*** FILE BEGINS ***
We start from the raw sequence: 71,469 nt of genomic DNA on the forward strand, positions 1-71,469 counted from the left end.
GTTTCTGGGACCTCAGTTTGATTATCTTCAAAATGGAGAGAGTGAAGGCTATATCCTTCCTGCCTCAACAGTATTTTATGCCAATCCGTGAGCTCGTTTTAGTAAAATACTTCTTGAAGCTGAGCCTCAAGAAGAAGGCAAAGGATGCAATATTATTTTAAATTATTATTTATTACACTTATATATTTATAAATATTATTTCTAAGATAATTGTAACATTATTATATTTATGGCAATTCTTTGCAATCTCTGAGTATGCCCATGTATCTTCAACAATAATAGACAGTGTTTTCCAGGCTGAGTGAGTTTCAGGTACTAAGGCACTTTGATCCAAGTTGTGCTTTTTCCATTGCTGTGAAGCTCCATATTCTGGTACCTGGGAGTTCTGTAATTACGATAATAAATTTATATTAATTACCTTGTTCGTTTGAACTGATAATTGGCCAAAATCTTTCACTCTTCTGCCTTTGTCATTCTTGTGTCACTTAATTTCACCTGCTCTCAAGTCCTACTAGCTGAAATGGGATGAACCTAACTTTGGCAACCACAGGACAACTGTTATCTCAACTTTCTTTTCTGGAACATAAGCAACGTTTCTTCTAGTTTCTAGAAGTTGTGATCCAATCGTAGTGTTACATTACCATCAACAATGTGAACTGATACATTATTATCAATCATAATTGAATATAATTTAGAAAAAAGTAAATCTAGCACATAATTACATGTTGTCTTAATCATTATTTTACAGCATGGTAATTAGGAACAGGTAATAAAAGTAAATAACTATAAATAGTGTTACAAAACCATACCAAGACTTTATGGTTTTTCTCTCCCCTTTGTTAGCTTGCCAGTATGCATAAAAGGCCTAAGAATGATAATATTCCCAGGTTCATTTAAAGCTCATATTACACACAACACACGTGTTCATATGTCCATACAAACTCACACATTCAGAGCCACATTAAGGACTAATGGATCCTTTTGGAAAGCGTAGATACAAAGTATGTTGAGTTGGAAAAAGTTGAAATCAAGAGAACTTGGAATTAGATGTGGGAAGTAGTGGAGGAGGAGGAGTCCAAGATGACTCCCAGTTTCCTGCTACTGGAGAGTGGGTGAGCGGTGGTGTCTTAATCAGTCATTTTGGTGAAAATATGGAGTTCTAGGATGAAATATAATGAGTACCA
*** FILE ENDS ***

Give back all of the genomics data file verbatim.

We start from the raw sequence: 71,469 nt of genomic DNA on the forward strand, positions 1-71,469 counted from the left end.
GTTTCTGGGACCTCAGTTTGATTATCTTCAAAATGGAGAGAGTGAAGGCTATATCCTTCCTGCCTCAACAGTATTTTATGCCAATCCGTGAGCTCGTTTTAGTAAAATACTTCTTGAAGCTGAGCCTCAAGAAGAAGGCAAAGGATGCAATATTATTTTAAATTATTATTTATTACACTTATATATTTATAAATATTATTTCTAAGATAATTGTAACATTATTATATTTATGGCAATTCTTTGCAATCTCTGAGTATGCCCATGTATCTTCAACAATAATAGACAGTGTTTTCCAGGCTGAGTGAGTTTCAGGTACTAAGGCACTTTGATCCAAGTTGTGCTTTTTCCATTGCTGTGAAGCTCCATATTCTGGTACCTGGGAGTTCTGTAATTACGATAATAAATTTATATTAATTACCTTGTTCGTTTGAACTGATAATTGGCCAAAATCTTTCACTCTTCTGCCTTTGTCATTCTTGTGTCACTTAATTTCACCTGCTCTCAAGTCCTACTAGCTGAAATGGGATGAACCTAACTTTGGCAACCACAGGACAACTGTTATCTCAACTTTCTTTTCTGGAACATAAGCAACGTTTCTTCTAGTTTCTAGAAGTTGTGATCCAATCGTAGTGTTACATTACCATCAACAATGTGAACTGATACATTATTATCAATCATAATTGAATATAATTTAGAAAAAAGTAAATCTAGCACATAATTACATGTTGTCTTAATCATTATTTTACAGCATGGTAATTAGGAACAGGTAATAAAAGTAAATAACTATAAATAGTGTTACAAAACCATACCAAGACTTTATGGTTTTTCTCTCCCCTTTGTTAGCTTGCCAGTATGCATAAAAGGCCTAAGAATGATAATATTCCCAGGTTCATTTAAAGCTCATATTACACACAACACACGTGTTCATATGTCCATACAAACTCACACATTCAGAGCCACATTAAGGACTAATGGATCCTTTTGGAAAGCGTAGATACAAAGTATGTTGAGTTGGAAAAAGTTGAAATCAAGAGAACTTGGAATTAGATGTGGGAAGTAGTGGAGGAGGAGGAGTCCAAGATGACTCCCAGTTTCCTGCTACTGGAGAGTGGGTGAGCGGTGGTGTCTTAATCAGTCATTTTGGTGAAAATATGGAGTTCTAGGATGAAATATAATGAGTACCA